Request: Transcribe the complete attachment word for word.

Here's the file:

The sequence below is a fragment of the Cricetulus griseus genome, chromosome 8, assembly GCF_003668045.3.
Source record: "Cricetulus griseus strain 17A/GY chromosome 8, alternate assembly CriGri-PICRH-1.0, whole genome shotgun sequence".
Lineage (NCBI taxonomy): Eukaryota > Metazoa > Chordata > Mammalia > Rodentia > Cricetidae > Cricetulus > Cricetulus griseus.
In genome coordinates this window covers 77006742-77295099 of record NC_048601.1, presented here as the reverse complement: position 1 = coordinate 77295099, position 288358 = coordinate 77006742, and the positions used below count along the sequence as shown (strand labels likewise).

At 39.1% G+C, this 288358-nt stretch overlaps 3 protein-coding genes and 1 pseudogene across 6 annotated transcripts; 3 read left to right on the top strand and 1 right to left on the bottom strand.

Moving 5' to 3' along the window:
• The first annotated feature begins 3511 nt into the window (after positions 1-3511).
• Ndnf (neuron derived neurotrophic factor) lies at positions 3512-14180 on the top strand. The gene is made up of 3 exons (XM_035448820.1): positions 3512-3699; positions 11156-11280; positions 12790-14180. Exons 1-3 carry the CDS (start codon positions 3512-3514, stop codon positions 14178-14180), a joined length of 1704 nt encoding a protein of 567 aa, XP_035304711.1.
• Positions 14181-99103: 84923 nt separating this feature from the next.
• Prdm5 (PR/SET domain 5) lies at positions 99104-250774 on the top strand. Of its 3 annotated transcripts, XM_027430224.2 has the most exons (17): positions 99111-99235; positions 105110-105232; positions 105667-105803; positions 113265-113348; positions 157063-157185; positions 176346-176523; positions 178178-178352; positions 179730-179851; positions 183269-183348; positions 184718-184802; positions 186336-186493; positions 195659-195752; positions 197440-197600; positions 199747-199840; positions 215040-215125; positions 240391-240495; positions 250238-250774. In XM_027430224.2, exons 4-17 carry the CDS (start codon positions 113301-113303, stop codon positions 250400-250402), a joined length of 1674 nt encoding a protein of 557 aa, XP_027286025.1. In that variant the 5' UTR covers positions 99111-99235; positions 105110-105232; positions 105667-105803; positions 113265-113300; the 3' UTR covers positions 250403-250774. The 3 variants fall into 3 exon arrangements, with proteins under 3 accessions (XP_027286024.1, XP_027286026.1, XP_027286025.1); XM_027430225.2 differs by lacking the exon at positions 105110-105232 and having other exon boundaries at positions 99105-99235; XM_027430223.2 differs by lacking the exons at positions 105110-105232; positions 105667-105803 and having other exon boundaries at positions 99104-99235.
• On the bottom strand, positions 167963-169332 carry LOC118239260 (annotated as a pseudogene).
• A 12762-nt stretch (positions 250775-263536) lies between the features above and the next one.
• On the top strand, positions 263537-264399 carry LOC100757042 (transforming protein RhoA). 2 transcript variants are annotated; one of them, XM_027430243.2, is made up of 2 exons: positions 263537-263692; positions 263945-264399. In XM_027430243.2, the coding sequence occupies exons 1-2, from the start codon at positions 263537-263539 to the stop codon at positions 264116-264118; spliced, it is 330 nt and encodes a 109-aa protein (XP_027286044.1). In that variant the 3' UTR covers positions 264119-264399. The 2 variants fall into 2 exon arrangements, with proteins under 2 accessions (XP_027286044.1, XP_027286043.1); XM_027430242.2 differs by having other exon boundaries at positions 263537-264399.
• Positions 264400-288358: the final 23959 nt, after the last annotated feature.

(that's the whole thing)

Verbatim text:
The sequence below is a fragment of the Cricetulus griseus genome, chromosome 8, assembly GCF_003668045.3.
Source record: "Cricetulus griseus strain 17A/GY chromosome 8, alternate assembly CriGri-PICRH-1.0, whole genome shotgun sequence".
Lineage (NCBI taxonomy): Eukaryota > Metazoa > Chordata > Mammalia > Rodentia > Cricetidae > Cricetulus > Cricetulus griseus.
In genome coordinates this window covers 77006742-77295099 of record NC_048601.1, presented here as the reverse complement: position 1 = coordinate 77295099, position 288358 = coordinate 77006742, and the positions used below count along the sequence as shown (strand labels likewise).

At 39.1% G+C, this 288358-nt stretch overlaps 3 protein-coding genes and 1 pseudogene across 6 annotated transcripts; 3 read left to right on the top strand and 1 right to left on the bottom strand.

Moving 5' to 3' along the window:
• The first annotated feature begins 3511 nt into the window (after positions 1-3511).
• Ndnf (neuron derived neurotrophic factor) lies at positions 3512-14180 on the top strand. The gene is made up of 3 exons (XM_035448820.1): positions 3512-3699; positions 11156-11280; positions 12790-14180. Exons 1-3 carry the CDS (start codon positions 3512-3514, stop codon positions 14178-14180), a joined length of 1704 nt encoding a protein of 567 aa, XP_035304711.1.
• Positions 14181-99103: 84923 nt separating this feature from the next.
• Prdm5 (PR/SET domain 5) lies at positions 99104-250774 on the top strand. Of its 3 annotated transcripts, XM_027430224.2 has the most exons (17): positions 99111-99235; positions 105110-105232; positions 105667-105803; positions 113265-113348; positions 157063-157185; positions 176346-176523; positions 178178-178352; positions 179730-179851; positions 183269-183348; positions 184718-184802; positions 186336-186493; positions 195659-195752; positions 197440-197600; positions 199747-199840; positions 215040-215125; positions 240391-240495; positions 250238-250774. In XM_027430224.2, exons 4-17 carry the CDS (start codon positions 113301-113303, stop codon positions 250400-250402), a joined length of 1674 nt encoding a protein of 557 aa, XP_027286025.1. In that variant the 5' UTR covers positions 99111-99235; positions 105110-105232; positions 105667-105803; positions 113265-113300; the 3' UTR covers positions 250403-250774. The 3 variants fall into 3 exon arrangements, with proteins under 3 accessions (XP_027286024.1, XP_027286026.1, XP_027286025.1); XM_027430225.2 differs by lacking the exon at positions 105110-105232 and having other exon boundaries at positions 99105-99235; XM_027430223.2 differs by lacking the exons at positions 105110-105232; positions 105667-105803 and having other exon boundaries at positions 99104-99235.
• On the bottom strand, positions 167963-169332 carry LOC118239260 (annotated as a pseudogene).
• A 12762-nt stretch (positions 250775-263536) lies between the features above and the next one.
• On the top strand, positions 263537-264399 carry LOC100757042 (transforming protein RhoA). 2 transcript variants are annotated; one of them, XM_027430243.2, is made up of 2 exons: positions 263537-263692; positions 263945-264399. In XM_027430243.2, the coding sequence occupies exons 1-2, from the start codon at positions 263537-263539 to the stop codon at positions 264116-264118; spliced, it is 330 nt and encodes a 109-aa protein (XP_027286044.1). In that variant the 3' UTR covers positions 264119-264399. The 2 variants fall into 2 exon arrangements, with proteins under 2 accessions (XP_027286044.1, XP_027286043.1); XM_027430242.2 differs by having other exon boundaries at positions 263537-264399.
• Positions 264400-288358: the final 23959 nt, after the last annotated feature.